The gist: Two familiar faces, Jeff Stewart and Teles Fremin, returned to work this week at LUS and LUS Fiber, respectively, after being cleared of wrongdoing in connection with the Guillory administration’s allegations of a criminal coverup at the entities. Questions remain about the status of any criminal investigation and the agencies’ leadership.
Get caught up, quickly: Mayor-President Josh Guillory dropped a bombshell on local radio just a month into his administration, claiming that Lafayette City Police had “raided” LUS last year under Joel Robideaux’s administration. Guillory told the station he had put four unnamed employees on paid leave and would ask Louisiana State Police to initiate a criminal probe. The “raid” was apparently linked to Robideaux’s ongoing internal investigation into questionable payments from LUS and LCG to Fiber; the Public Service Commission, which has limited oversight of Fiber, confirms it is reviewing what Robideaux turned over late last year for possible violations of the Fair Competition Act.
There was no raid. “I saw no findings of a raid,” Cpl. Bridgette Dugas, public information officer with Lafayette Police, told The Acadiana Advocate a week after Guillory made those comments.
Based on information from a “whistle blower complaint,” LCG accused the four employees, whose names were redacted, of having information about the destruction of records and an “attempt to cover up a crime,” according to the letter to state police. The Current has not named Stewart and Fremin until now, only after multiple sources confirmed they had returned from leave and were cleared of suspicion — before any criminal probe by an outside agency has even commenced.
A void in experience at both LUS and Fiber. Stewart and Fremin were replaced as interim directors of their respective entities late last year when Robideaux named his CAO, Lowell Duhon, to the interim post at LUS and moved Kayla Miles Brooks into the top position at Fiber. Public records obtained by The Current confirm that NewGen, LUS’s consulting engineer who last year deemed Duhon and Brooks unqualified for the interim jobs, is scheduled to be in Lafayette this week for a site visit as part of its annual review of the public utility.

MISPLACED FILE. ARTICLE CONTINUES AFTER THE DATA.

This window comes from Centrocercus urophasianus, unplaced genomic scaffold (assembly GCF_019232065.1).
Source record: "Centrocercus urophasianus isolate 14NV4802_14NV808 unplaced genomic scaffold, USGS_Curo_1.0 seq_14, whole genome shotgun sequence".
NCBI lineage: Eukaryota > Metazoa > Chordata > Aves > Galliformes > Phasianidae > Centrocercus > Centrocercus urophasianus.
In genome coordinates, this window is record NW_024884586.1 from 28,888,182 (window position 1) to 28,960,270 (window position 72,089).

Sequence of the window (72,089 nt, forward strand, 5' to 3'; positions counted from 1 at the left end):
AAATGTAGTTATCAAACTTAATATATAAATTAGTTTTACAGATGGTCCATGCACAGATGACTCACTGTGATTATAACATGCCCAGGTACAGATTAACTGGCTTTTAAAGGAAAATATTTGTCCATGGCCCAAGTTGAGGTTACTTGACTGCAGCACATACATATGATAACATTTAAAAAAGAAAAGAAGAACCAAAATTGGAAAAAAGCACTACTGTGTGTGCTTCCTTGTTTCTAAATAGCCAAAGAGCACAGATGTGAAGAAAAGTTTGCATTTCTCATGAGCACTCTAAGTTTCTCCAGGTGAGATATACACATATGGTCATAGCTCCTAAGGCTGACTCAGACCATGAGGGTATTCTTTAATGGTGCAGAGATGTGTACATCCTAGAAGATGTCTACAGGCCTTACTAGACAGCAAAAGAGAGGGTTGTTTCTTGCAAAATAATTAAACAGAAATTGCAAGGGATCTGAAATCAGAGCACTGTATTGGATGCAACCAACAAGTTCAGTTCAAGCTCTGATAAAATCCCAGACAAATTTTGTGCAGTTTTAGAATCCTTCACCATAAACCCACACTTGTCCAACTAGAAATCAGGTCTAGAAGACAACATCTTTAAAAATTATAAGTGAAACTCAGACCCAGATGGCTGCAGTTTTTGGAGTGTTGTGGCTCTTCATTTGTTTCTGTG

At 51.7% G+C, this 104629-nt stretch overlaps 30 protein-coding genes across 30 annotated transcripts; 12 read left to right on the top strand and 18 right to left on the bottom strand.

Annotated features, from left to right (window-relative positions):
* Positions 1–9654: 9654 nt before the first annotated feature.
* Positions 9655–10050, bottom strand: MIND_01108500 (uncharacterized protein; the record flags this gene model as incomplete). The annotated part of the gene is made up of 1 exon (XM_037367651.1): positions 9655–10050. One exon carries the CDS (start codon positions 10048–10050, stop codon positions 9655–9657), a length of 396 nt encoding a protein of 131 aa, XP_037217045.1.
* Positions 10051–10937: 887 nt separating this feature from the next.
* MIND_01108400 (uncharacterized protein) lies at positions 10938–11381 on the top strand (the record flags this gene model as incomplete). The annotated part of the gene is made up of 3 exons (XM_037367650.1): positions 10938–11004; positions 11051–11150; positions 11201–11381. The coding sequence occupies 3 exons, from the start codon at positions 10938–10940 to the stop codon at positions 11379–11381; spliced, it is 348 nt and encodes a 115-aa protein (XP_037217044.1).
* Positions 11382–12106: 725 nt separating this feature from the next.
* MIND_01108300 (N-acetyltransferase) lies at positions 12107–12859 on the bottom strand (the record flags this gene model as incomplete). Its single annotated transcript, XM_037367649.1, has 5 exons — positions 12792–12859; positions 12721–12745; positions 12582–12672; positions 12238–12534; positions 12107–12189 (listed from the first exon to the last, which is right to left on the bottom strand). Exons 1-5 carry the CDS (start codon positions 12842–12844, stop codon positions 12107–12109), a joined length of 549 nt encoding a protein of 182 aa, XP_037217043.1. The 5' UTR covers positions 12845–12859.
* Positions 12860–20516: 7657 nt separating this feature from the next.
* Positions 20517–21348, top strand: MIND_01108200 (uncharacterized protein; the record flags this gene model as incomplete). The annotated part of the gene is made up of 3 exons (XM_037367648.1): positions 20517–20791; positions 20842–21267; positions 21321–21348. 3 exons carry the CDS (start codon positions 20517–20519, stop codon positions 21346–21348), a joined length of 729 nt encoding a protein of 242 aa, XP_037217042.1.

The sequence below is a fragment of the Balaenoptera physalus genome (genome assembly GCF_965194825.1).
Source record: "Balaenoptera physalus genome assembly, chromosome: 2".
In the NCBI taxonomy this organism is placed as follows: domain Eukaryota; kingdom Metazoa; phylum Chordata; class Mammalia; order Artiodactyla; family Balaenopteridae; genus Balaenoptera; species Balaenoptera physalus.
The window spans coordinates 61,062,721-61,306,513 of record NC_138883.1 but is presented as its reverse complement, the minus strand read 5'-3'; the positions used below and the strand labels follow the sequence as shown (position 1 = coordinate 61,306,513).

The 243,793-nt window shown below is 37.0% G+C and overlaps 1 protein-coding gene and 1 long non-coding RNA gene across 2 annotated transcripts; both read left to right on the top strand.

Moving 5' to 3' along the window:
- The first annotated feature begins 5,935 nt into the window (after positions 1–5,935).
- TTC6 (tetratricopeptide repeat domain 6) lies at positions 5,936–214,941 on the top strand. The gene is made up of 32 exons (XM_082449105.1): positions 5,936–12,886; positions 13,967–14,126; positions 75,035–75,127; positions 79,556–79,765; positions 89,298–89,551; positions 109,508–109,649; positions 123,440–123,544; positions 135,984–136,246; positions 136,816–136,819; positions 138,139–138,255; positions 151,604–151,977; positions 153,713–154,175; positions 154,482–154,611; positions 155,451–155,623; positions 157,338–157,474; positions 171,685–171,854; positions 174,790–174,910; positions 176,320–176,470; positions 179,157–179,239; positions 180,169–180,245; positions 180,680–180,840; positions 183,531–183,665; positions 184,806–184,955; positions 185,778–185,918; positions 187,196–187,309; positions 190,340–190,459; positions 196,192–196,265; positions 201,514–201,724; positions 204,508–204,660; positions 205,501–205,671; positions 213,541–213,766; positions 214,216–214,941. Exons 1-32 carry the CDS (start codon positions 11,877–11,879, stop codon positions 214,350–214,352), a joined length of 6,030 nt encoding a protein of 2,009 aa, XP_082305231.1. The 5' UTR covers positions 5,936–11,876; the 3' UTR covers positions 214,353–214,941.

Both Stewart and Fremin have been with LUS for nearly two decades. NewGen met with Guillory in January, reminding the mayor-president in a follow-up email on Feb. 1 that LUS has been without a permanent director for 18 months, suggesting ongoing discomfort with the lack of permanent leadership.
The Feb. 6 letter to state police, written by City-Parish Attorney Greg Logan and widely released to local media, specifically names only one person, former LUS Director Terry Huval, while redacting the names of the current employees. The central allegation stems from 2011 emails alleged to be missing from an eight-year count of Huval’s email records, suggesting the destruction of computer files and email archives (along with “possible manipulation of accounting or public finance records.”)
“It appears that there was somewhere between 15,000 and 20,000 of Terry Huval’s e-mails deleted for the 2011 time period,” Logan writes.
He goes on to say, “We believe certain individuals at LUS & LUS Fiber are guilty of injuring public records … theft … malfeasance … and/or criminal mischief.”
In confirming Monday that two of the four employees had returned to their jobs, LCG spokesman Jamie Angelle declined to comment on what he described as an “ongoing investigation.”
State police confirms it is not looking into the matter. “Everything is in the hands of the DA at this point, so we are on hold,” says PIO Thomas Gossen.
District Attorney Keith Stutes notified the administration on Feb. 7 that he considered Logan’s letter a complaint and requested a wide range of documentation, including audits and internal investigations into former or current employees.
“I have received, preliminarily, some of the information I requested,” Stutes says. “At this point, it’s a review process; it’s still under examination.”